Nicknames: Coon Girl, Lisa Lisa, Hissy, Kissy, Big Paws, Baby Soft Hair
Gotcha Date: January 9th 2005
Birthday: November 1st 2003
Coloration: Brown Tabby
Likes: Eating, sleeping, playing, looking out the window, having her hair combed
Pet-Peeves: Not getting her food fast enough, other cats, dogs, having her nails cut
Favorite Toy: Toy mouse, feather toy, turbo scratcher, jingle bell, catnip, scratching post, bugs
Favorite Nap Spot: Anywhere in the house
Favorite Food: Natural Balance and Avoderm reduced calorie food in cans
Skills: Sleeping in a twisted position, sitting up, announcing her arrival to join me by grunting
Arrival Story: I visited the cat shelter I once volunteered at the week before Christmas 2004. There was a cat who watched everything I did when I walked by her. She wanted attention, which I gave her. I went back to the shelter on January 9, 2005. When I walked in, she went to the front of the room to listen to whatever I had to say. She knew--and I knew--she was coming home with me! I kept the name she had before and during life at the shelter. She was most likely born sometime in 2003.
Bio: Lisa made herself at home quickly; the first thing she did was run to the food dish. When she met one of my friends who had a cat, she hissed at her after she smelled her cat on her. Lisa got used to the smell of other cats enough to tolerate it and got to like the friend she hissed at earlier. I'm so happy I gave Lisa a home away from streets and shelters! Lisa was always a fighter when it came to medical issues, but cancer and infection won on March 12, 2015. Please see her diary. Lisa, you were always a good girl and I will always love you.
I fought my battle with asthma and won. I made it through two surgeries to get rid of my breast cancer and the chemo that followed.
Mom looked at me on March 2 and was happy with my movement around the house and renewed interest in washing myself. It didn’t last for long.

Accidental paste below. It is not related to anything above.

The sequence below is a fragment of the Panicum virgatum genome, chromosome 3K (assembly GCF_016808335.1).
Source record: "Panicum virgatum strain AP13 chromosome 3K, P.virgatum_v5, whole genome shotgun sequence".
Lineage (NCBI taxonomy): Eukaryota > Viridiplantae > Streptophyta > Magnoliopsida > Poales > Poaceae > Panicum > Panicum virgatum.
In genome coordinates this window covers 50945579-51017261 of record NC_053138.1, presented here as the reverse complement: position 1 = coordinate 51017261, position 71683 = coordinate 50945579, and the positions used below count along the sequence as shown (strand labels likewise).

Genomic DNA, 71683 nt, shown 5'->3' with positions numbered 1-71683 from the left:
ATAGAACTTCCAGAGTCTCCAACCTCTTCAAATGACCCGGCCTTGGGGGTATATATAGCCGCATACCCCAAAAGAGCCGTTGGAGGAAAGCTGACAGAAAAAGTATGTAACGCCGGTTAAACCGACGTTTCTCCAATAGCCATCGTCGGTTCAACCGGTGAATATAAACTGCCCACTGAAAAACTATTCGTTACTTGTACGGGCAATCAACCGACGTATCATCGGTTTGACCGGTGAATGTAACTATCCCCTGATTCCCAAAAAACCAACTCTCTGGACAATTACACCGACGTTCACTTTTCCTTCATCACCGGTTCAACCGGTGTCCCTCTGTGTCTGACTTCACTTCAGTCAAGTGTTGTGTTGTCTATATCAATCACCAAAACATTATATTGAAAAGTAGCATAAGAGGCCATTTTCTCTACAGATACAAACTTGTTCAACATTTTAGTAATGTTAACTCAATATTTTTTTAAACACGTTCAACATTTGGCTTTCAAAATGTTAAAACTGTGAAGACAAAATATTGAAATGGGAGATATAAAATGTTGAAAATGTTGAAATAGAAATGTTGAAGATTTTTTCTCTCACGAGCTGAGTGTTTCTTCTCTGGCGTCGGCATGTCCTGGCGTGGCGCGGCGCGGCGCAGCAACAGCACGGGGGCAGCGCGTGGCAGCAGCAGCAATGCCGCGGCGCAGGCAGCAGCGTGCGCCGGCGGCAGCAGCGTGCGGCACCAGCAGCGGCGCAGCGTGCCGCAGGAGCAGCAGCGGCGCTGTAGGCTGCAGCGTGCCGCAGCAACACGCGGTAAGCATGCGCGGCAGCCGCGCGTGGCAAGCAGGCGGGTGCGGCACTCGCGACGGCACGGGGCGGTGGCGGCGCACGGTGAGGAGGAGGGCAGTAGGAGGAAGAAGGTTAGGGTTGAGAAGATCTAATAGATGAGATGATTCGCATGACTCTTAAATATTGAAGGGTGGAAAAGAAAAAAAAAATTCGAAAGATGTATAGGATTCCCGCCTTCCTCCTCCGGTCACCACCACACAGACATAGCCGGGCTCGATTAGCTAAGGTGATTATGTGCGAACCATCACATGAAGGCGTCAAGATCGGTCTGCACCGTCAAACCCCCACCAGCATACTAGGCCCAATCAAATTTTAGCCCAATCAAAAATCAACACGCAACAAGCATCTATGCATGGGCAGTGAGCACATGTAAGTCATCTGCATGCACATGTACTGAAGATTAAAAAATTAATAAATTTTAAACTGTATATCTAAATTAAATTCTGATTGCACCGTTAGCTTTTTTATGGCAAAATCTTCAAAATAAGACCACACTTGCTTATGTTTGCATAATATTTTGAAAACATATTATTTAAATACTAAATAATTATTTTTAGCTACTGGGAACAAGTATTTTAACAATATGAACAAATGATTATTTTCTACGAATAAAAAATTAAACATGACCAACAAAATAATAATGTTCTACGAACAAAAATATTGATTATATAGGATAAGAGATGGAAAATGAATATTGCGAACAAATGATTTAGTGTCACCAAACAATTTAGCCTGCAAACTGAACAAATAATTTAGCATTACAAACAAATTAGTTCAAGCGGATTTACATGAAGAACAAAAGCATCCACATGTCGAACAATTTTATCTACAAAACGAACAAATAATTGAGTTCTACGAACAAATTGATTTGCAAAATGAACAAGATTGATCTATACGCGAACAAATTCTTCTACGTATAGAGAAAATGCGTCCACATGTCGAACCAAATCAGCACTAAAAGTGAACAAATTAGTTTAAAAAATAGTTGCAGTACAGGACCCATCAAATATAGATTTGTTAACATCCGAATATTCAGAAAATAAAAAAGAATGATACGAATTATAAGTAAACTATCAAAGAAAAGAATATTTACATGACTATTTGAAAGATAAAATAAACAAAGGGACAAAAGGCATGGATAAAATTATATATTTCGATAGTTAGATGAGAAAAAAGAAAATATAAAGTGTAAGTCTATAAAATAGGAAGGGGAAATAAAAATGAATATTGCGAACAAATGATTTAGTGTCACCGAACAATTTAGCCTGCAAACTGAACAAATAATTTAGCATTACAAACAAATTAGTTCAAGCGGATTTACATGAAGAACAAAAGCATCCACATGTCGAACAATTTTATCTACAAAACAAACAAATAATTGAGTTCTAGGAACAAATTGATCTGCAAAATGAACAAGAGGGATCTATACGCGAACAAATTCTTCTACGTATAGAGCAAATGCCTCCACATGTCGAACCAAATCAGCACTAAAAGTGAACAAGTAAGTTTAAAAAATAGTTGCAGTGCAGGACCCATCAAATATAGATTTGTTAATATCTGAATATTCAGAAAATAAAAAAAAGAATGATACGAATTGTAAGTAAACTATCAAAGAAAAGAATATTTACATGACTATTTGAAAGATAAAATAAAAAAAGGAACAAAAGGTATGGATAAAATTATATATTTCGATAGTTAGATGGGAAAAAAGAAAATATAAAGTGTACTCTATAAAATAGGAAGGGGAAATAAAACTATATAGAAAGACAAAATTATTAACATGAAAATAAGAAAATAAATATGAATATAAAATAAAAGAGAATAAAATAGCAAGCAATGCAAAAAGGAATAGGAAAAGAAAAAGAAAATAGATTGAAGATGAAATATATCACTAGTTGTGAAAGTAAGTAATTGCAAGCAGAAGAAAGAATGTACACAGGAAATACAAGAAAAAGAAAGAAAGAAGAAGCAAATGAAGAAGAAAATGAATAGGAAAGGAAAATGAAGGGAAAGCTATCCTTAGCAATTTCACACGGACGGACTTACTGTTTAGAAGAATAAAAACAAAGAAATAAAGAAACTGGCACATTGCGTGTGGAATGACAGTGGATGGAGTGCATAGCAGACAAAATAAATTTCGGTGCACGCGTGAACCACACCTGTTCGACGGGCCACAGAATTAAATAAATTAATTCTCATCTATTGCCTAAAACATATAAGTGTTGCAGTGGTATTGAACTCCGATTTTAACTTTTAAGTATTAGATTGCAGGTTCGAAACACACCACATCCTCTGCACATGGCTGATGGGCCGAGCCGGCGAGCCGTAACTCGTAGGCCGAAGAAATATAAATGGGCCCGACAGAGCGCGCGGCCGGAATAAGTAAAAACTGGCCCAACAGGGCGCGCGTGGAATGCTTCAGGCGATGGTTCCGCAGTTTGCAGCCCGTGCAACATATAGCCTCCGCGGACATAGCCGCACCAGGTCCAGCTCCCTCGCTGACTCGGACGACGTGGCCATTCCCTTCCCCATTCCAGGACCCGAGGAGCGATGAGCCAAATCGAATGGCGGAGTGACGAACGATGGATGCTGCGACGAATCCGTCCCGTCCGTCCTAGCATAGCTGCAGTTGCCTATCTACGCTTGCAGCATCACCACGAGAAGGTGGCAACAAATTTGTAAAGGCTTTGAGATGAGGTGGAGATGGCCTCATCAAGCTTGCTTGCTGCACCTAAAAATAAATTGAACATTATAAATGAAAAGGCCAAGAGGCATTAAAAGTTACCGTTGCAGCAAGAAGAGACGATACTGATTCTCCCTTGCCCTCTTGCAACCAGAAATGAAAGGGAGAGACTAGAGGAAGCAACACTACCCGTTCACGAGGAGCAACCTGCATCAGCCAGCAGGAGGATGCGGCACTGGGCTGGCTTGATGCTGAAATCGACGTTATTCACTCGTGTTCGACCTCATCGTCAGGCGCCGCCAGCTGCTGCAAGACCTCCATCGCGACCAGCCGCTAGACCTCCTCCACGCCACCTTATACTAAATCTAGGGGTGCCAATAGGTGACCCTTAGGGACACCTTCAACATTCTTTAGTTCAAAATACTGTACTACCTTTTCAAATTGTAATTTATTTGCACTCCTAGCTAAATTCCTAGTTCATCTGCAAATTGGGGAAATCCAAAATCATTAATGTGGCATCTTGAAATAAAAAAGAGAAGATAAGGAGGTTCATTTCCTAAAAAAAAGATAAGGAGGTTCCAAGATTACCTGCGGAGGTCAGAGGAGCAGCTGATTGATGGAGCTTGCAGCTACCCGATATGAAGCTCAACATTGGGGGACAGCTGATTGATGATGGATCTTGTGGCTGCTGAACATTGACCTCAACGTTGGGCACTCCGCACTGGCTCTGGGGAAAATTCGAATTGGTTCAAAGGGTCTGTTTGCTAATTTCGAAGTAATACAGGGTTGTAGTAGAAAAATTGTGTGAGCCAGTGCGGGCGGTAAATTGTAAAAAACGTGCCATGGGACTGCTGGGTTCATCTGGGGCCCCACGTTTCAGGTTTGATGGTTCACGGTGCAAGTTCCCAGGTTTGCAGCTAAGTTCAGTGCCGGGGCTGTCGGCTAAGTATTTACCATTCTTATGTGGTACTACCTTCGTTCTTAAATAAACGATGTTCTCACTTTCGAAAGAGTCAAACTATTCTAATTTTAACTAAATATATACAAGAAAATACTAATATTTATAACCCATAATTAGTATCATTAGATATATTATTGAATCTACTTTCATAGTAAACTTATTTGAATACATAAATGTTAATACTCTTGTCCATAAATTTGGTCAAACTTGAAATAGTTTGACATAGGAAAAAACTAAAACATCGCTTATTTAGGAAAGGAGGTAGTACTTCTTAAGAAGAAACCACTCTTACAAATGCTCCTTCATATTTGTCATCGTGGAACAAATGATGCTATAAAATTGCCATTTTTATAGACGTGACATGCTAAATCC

On March 11, mom took several minutes to find me and found my tail sticking out from behind the tub. She rushed me to the primary care vet, who is closer to home. He took tests and changed my medication from the chemo pills I took to an antibiotic for an infection he found. I couldn’t tolerate the chemo pills anymore. Cancer and infection spread to my lungs and it was going to my liver. The specialist would have done the same things to me.
Mom came home from work on March 12, found me unresponsive and rushed me to the vet again. I had joined Abby.
Mom and the vets did all they could do for me. I know she misses me very much and will join me and Abby someday.
I went for my latest checkup on February 23. My general physical exam went well, but the vet found a few nodules on my lungs. He told mom they are consistent with cancer spread and we are very concerned. Mom started to give me chemo pills on February 25 (after my vet got my blood work results and told mom it was okay) and I get a pill on Mondays, Wednesdays and Fridays. My next exam is on March 23.
I love to snuggle up next to one of the heat sources, which is normal for me in the cold. I have a good appetite, but I’m not interested in playing or catnip. I had a 50/50 chance of coming out of the surgery I had in 2010 and made it. Although the odds are more against me, we want the pills and anything else to help me win this battle.
Mom says that there has been seven feet of snow in the past three weeks, including a foot between late last night and this morning. The snow keeps piling up because it had little or no chance to melt. It also has been cold and windy outside much of the time.
Although I stay inside, I sense when cold happens. I love to rest in my condo or sit by radiators. It is warm in the house, but I want all the warmth I can get.
My cancer veterinary team has a work week of Monday-Thursday. Mom saw the weather forecast Wednesday night and made the call Thursday to reschedule the follow-up I was supposed to have tomorrow. I will get my ultrasound, X-rays and general exam on February 23—unless there is another big storm next weekend. She wants to make sure the roads are safe to drive on.
Whenever I eventually get my follow-up, we always wish for cancer-free results.